The Journal Gazette
Tuesday, February 05, 2019 1:00 am

Democrats want to get hearing on gun laws

House panel OKs bill to limit justified force suits

NIKI KELLY | The Journal Gazette

INDIANAPOLIS – The topic of guns is back at the Statehouse – with House Democrats and community groups pushing Monday for an open discussion on firearms regulations.

“I support the Second Amendment, and I support common-sense measures to reduce gun violence,” said Rep. Carey Hamilton, D-Indianapolis.

She and fellow members of her caucus have authored several bills to tighten state gun laws, but House Republicans who control the committees have not given them hearings.

Instead, the GOP is considering reducing fees for gun permits and letting people carry guns to church even if the property also houses a school.

“We need to stop shying away from the conversation,” said DeAndra Dycus, an Indianapolis mother whose 13-year-old son was shot in the head by a stray bullet while at a birthday party.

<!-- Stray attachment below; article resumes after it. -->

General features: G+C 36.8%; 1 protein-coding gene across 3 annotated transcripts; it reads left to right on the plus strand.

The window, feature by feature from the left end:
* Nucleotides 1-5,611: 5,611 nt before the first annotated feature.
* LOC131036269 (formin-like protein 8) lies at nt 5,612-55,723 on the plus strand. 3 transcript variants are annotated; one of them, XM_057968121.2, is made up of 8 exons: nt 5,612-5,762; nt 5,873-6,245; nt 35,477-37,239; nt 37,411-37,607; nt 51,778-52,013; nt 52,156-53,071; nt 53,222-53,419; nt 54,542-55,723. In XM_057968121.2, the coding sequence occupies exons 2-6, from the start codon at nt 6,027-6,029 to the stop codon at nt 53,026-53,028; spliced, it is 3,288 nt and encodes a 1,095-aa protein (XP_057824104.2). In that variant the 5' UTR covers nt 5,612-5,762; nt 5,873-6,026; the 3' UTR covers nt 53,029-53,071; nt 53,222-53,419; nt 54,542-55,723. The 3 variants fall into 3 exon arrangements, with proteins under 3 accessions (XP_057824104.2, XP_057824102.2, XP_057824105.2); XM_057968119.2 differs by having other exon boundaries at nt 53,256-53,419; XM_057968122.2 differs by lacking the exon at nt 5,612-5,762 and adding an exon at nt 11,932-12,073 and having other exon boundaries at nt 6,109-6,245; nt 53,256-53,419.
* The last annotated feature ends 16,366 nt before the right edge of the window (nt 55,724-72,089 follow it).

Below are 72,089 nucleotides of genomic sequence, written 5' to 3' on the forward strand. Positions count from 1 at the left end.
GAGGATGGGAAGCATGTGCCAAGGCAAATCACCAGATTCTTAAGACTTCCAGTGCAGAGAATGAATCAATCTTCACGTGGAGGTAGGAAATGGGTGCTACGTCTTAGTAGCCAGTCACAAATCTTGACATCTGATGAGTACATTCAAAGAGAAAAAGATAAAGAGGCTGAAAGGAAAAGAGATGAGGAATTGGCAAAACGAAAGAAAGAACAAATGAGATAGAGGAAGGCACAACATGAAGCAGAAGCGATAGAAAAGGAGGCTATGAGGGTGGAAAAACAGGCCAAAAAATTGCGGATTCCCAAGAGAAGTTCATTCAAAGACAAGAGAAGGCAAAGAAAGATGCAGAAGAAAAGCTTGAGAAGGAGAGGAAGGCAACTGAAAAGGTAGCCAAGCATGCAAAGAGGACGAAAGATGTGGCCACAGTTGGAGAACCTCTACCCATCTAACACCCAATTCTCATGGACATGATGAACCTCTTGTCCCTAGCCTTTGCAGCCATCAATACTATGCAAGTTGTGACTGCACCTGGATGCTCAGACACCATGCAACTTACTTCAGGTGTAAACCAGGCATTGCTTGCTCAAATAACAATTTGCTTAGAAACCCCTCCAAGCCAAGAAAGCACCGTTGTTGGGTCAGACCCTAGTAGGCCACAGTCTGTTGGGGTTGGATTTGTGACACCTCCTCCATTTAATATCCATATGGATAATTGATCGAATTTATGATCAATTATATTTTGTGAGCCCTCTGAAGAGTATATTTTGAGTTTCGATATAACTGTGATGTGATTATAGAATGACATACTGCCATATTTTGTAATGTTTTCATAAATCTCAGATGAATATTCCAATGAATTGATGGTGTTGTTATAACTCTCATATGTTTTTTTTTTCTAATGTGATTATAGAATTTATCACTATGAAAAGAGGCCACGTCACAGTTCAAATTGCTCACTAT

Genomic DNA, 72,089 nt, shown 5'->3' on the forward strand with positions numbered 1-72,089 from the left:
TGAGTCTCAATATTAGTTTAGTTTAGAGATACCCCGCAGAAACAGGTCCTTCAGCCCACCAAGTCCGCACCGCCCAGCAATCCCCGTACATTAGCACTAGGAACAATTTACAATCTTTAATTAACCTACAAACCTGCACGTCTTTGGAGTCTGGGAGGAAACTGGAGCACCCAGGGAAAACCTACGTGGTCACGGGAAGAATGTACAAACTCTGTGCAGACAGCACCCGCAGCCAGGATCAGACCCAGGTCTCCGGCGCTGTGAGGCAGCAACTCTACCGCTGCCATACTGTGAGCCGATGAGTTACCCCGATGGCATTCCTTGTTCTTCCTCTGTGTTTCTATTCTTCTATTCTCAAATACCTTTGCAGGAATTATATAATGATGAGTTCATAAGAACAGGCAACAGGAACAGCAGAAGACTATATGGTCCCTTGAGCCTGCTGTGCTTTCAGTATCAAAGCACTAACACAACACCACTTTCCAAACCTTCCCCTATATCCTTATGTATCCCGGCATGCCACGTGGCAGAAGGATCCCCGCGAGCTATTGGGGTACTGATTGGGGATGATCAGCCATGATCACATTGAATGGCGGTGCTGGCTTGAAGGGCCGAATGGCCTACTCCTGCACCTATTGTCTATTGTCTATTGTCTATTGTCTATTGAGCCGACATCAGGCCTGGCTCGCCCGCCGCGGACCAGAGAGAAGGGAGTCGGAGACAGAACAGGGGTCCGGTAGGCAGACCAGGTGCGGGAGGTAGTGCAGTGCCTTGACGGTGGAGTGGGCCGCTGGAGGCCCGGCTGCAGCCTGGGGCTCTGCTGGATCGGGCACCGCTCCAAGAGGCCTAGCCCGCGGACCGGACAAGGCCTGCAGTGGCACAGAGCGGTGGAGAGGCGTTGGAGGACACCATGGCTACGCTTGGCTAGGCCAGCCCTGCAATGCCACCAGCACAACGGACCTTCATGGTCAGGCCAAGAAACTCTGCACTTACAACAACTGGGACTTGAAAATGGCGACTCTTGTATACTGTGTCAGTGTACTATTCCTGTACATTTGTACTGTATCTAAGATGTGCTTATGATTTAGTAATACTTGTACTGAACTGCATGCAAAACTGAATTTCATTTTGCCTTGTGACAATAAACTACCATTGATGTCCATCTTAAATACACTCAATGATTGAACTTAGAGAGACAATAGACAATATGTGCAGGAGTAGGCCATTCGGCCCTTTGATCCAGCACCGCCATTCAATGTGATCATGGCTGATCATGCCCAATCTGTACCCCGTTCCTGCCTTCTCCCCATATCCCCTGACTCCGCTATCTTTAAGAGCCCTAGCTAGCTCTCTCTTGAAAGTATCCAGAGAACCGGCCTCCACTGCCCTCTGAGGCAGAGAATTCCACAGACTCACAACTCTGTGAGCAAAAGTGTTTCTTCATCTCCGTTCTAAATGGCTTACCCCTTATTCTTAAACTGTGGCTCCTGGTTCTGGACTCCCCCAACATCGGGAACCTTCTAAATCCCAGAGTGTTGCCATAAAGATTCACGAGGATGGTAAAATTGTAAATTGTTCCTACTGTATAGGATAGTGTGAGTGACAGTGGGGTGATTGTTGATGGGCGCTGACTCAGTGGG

He can't walk, talk or hug his mom.

“Enough is enough,” Dycus said.

Only moments before the news conference asking for a conversation on things such as background checks and bump stocks, a House committee voted 8-2 to provide immunity against some civil lawsuits when justifiable force was used.

House Bill 1284 doesn't apply just to guns but any use of force in the name of self-defense. It is aimed to keep criminals from suing victims who defended themselves or others.

The bill was significantly amended by the House Judiciary Committee on Monday. First, it is no longer retroactive. But the biggest change is that the immunity wouldn't extend to suits brought by bystanders who are injured by the force. Essentially, only the criminal would be affected. 

And the bill was revised to handle the immunity issue during the summary judgment process already in court procedure instead of a new process.

“It maintains the spirit of the bill,” – which is to protect innocent Hoosiers using justified force, said Rep. Jim Lucas, R-Seymour.

Rep. John Young, R-Franklin, said he appreciates the changes but isn't sure they totally fixed the bill.

“I think this is more of a deterrent effect for a plaintiff to file the suit in the first place,” he said.

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